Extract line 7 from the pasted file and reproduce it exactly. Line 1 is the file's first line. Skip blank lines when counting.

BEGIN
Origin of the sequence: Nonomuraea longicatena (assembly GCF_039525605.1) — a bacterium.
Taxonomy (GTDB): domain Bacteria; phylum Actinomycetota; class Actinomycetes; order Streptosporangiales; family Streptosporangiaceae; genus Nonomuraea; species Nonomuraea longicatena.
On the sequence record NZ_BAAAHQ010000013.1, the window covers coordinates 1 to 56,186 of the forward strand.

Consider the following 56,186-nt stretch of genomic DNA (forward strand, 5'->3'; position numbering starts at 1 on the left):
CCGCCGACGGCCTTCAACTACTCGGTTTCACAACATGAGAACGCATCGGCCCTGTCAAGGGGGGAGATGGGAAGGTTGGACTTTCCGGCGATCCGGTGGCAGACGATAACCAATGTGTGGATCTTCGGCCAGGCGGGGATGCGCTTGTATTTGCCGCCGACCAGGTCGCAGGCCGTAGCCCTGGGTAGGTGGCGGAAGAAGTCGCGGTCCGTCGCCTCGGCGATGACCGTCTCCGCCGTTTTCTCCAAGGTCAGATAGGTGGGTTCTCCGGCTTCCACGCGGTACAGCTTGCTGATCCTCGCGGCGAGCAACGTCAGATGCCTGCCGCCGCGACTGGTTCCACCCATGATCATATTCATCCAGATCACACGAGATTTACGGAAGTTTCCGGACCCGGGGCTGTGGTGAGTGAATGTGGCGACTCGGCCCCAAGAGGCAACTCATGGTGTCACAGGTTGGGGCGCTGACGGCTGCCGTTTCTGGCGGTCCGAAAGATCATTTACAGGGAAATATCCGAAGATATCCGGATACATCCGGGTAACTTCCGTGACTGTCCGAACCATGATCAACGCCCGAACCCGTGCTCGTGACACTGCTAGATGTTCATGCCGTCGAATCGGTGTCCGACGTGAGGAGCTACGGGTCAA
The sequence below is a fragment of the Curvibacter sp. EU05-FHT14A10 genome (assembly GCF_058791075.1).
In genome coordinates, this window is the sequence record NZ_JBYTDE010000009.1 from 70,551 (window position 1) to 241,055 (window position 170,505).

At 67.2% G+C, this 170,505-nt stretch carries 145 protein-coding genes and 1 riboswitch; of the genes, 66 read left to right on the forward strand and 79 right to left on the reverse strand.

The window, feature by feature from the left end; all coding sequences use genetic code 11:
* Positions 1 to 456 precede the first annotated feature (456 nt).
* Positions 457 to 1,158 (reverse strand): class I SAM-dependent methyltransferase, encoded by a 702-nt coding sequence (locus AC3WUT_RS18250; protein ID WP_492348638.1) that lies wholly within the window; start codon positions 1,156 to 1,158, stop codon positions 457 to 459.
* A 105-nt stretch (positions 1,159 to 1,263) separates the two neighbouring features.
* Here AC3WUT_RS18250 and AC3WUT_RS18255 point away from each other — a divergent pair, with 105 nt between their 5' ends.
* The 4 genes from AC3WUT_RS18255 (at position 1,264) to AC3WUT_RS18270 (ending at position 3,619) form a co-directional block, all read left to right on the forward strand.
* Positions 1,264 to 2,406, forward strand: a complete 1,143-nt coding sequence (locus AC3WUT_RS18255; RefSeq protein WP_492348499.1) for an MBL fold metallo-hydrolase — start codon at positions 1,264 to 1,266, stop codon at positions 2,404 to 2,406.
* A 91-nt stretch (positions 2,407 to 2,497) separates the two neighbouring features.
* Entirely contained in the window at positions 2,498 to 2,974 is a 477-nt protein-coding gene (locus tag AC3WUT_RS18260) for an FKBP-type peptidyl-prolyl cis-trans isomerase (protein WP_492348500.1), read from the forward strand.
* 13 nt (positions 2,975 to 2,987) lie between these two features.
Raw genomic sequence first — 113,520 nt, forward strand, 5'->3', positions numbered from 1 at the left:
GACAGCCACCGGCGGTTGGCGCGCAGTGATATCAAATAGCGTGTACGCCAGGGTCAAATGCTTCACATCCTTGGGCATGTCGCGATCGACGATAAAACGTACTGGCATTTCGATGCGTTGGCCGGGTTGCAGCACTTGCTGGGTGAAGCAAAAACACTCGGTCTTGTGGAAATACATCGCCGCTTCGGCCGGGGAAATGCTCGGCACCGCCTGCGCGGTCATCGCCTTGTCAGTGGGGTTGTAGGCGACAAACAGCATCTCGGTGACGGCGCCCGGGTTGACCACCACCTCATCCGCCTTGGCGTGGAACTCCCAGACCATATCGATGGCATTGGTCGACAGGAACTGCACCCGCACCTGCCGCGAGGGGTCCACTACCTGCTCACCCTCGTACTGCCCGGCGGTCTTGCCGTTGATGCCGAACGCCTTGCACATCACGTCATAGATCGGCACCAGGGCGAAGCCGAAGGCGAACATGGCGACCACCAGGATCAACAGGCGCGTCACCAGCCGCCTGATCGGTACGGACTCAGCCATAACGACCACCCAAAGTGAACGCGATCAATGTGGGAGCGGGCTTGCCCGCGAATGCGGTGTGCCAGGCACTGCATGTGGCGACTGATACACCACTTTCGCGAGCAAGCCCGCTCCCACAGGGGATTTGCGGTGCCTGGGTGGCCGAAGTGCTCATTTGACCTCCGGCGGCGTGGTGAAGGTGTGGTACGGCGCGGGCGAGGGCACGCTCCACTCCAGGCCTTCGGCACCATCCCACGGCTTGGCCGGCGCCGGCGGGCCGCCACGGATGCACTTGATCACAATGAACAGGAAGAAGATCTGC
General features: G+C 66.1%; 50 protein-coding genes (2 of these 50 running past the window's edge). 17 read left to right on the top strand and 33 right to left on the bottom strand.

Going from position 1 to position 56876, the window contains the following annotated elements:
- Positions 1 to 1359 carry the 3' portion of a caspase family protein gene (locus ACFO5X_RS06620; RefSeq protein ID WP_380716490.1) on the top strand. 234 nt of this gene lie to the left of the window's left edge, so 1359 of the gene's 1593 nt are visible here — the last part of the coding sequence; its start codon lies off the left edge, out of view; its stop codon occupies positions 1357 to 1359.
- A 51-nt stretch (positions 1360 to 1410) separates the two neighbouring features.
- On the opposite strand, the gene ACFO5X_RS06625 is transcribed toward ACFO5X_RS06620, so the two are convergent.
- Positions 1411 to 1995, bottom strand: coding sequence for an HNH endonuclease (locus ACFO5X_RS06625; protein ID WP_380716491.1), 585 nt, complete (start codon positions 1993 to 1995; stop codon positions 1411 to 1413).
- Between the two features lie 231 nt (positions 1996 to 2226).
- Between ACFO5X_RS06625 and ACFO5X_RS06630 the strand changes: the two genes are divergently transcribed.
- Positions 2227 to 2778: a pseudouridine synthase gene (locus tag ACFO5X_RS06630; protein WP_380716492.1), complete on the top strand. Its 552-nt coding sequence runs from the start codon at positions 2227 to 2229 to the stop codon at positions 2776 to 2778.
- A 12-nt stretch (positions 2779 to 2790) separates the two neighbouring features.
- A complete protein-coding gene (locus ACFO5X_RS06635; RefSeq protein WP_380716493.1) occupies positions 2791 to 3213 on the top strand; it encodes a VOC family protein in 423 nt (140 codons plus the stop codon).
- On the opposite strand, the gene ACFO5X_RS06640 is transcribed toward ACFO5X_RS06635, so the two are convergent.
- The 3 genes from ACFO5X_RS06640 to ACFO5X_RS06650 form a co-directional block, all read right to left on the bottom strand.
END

In genome coordinates, this window is the sequence record NZ_JBYTDE010000009.1 from 70,551 (window position 1) to 241,055 (window position 170,505).